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Health records safe despite Oklahoma tornado


By Joseph Conn
Posted: May 21, 2013 - 12:15 pm ET
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An early report on Monday's tragedy in Oklahoma points to just how far this nation has come in a short time on health information exchange.

The scouring winds of the massive tornado that struck Moore, Okla., a southern suburb of Oklahoma City, tore off part of the roof of Moore Medical Center a satellite of the Norman Regional Health System.

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It brought back memories of the tornado that two years ago this month devastated Joplin, Mo., destroying St. John's Regional Medical Center there, and the 2005 mass evacuation of New Orleans because of Hurricane Katrina. Both disasters were compounded by losses of paper-based medical records. (A notable exception in the aftermath of Katrina were the records of patients at the local Veterans Affairs hospital, which were electronically copied and preserved.)

But many of the essential elements of patient records for more than 2 million people have been backed up by the regional health information organization serving Oklahoma City and stored in a Cerner Corp. data warehouse “buried in the side of a large, manufactured hill in Kansas City,” according to Joanna Walkingstick, director of member services for the RHIO, called SMRTnet.

Evacuating patients from the hospital in Moore was a problem, but wrangling its patients' records, won't be.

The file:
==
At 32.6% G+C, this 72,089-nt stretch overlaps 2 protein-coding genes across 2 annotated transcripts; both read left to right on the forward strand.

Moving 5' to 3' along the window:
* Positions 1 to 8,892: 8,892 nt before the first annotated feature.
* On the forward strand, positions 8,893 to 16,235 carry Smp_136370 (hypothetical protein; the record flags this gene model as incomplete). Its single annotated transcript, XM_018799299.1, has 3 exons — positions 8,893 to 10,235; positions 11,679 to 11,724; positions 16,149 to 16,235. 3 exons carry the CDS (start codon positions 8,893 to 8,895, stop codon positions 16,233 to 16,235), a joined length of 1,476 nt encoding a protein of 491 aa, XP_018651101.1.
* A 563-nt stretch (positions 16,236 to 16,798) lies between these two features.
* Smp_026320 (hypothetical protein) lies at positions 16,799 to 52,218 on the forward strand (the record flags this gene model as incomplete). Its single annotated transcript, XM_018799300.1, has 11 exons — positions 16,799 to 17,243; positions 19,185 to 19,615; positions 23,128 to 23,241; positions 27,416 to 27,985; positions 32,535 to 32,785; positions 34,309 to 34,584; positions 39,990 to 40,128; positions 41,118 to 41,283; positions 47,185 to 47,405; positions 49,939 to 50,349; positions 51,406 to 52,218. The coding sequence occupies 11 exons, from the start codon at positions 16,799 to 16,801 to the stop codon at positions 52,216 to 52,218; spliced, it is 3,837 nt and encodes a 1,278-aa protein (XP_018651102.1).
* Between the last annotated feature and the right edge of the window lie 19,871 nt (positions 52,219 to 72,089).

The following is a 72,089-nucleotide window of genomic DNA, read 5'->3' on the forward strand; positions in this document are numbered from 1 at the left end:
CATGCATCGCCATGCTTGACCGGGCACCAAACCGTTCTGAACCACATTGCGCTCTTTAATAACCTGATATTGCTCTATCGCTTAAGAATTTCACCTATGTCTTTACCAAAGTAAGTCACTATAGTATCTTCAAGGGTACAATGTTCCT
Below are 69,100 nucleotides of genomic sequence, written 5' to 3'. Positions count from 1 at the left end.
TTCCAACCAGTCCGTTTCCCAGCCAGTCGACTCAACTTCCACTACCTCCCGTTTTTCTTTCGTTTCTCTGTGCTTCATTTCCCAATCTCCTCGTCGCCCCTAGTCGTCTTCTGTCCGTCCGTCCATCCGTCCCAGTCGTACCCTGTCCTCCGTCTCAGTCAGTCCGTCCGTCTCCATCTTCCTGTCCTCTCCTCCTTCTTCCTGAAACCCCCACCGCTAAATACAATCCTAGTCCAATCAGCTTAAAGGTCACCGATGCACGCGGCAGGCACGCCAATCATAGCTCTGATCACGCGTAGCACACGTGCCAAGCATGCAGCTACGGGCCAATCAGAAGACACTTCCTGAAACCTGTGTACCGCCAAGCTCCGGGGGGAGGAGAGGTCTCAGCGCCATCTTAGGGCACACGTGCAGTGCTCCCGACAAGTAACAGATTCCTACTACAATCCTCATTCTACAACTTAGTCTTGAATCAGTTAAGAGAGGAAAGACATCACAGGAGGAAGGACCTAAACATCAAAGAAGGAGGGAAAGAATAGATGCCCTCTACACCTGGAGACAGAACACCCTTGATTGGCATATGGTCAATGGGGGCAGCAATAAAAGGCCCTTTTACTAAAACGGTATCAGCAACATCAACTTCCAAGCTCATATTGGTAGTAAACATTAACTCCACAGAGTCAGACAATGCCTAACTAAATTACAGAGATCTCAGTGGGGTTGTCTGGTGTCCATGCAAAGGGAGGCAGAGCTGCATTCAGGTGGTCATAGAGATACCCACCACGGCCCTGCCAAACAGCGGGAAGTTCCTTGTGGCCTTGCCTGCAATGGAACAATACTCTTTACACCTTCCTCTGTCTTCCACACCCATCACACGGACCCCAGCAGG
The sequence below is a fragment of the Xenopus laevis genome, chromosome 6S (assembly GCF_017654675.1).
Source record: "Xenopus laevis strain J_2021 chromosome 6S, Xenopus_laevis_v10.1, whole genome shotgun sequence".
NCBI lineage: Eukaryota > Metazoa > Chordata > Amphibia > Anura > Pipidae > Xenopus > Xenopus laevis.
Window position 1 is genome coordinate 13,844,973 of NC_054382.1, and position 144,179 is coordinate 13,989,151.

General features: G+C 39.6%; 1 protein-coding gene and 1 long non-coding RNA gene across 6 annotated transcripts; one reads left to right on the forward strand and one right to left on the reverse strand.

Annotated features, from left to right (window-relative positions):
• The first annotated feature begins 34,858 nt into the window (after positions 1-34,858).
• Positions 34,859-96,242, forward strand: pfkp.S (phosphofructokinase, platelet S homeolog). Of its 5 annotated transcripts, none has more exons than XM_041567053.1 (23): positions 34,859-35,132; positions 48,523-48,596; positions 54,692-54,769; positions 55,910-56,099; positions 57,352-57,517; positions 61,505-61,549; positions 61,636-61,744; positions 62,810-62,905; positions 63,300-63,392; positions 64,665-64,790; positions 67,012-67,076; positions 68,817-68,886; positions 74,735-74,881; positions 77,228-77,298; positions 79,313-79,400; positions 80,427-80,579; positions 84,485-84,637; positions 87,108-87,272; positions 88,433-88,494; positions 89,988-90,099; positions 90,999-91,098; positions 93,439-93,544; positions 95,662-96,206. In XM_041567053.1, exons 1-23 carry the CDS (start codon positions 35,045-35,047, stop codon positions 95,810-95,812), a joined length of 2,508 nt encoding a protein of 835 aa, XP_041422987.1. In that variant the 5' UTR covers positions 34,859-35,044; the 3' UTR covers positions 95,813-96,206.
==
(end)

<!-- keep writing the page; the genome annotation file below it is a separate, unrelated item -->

“They've been a SMRTnet member for five, going on six years,” Walkingstick said. “We save essentially a near copy of their database.”

Records stored by the exchange include patient demographics, visits, procedures, lab results, vital signs, histories and physicals, discharge summaries, discharge medications and radiology reports. The 7-year-old exchange has among its members 26 hospitals, 99 clinics and 2,500 users. The exchange claims 1,400 registered provider users and 2.4 million patients' records.

Around 7 p.m. CT Monday, the earliest damage reports were just coming in.

“From what I'm seeing on the evening news right now, they have the fatality count at four and the casualties were undetermined, which is not a good sign,” she said. “I'm sure that trend will increase through tomorrow as their injuries do not improve and the adrenalin wears off, we'll probably see a higher presentation to ER.”

As might be expected, there had been a spike above normally moderate Monday network traffic at the RHIO, but nothing unmanageable. Walkingstick said she expects increased usage to continue for a while. “So far, our typical usage is 10% to 15% higher from a typical Monday. Our system scales very, very well.”

Follow Joseph Conn on Twitter: @MHJConn


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